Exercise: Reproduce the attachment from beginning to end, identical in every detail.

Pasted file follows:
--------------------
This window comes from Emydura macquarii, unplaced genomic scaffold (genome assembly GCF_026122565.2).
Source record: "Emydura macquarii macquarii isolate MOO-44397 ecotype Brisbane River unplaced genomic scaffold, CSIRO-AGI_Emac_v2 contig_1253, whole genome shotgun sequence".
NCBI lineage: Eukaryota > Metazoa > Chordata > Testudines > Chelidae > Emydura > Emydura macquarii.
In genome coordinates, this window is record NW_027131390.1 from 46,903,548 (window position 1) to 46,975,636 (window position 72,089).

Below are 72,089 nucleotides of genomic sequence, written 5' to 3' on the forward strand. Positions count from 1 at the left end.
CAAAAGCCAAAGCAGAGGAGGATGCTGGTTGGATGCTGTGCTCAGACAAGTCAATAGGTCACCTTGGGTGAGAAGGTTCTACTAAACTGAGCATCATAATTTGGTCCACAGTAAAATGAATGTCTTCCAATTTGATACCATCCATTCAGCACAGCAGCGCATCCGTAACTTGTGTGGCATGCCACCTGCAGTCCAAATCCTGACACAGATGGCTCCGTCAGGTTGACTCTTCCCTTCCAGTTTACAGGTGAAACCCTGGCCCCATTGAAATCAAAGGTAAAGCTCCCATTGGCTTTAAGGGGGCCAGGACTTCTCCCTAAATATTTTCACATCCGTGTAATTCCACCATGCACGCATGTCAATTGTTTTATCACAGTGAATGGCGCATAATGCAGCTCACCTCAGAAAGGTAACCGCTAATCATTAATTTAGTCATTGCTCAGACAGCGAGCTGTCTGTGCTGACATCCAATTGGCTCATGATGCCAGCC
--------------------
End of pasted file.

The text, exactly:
This window comes from Emydura macquarii, unplaced genomic scaffold (genome assembly GCF_026122565.2).
Source record: "Emydura macquarii macquarii isolate MOO-44397 ecotype Brisbane River unplaced genomic scaffold, CSIRO-AGI_Emac_v2 contig_1253, whole genome shotgun sequence".
NCBI lineage: Eukaryota > Metazoa > Chordata > Testudines > Chelidae > Emydura > Emydura macquarii.
In genome coordinates, this window is record NW_027131390.1 from 46,903,548 (window position 1) to 46,975,636 (window position 72,089).

Below are 72,089 nucleotides of genomic sequence, written 5' to 3' on the forward strand. Positions count from 1 at the left end.
CAAAAGCCAAAGCAGAGGAGGATGCTGGTTGGATGCTGTGCTCAGACAAGTCAATAGGTCACCTTGGGTGAGAAGGTTCTACTAAACTGAGCATCATAATTTGGTCCACAGTAAAATGAATGTCTTCCAATTTGATACCATCCATTCAGCACAGCAGCGCATCCGTAACTTGTGTGGCATGCCACCTGCAGTCCAAATCCTGACACAGATGGCTCCGTCAGGTTGACTCTTCCCTTCCAGTTTACAGGTGAAACCCTGGCCCCATTGAAATCAAAGGTAAAGCTCCCATTGGCTTTAAGGGGGCCAGGACTTCTCCCTAAATATTTTCACATCCGTGTAATTCCACCATGCACGCATGTCAATTGTTTTATCACAGTGAATGGCGCATAATGCAGCTCACCTCAGAAAGGTAACCGCTAATCATTAATTTAGTCATTGCTCAGACAGCGAGCTGTCTGTGCTGACATCCAATTGGCTCATGATGCCAGCC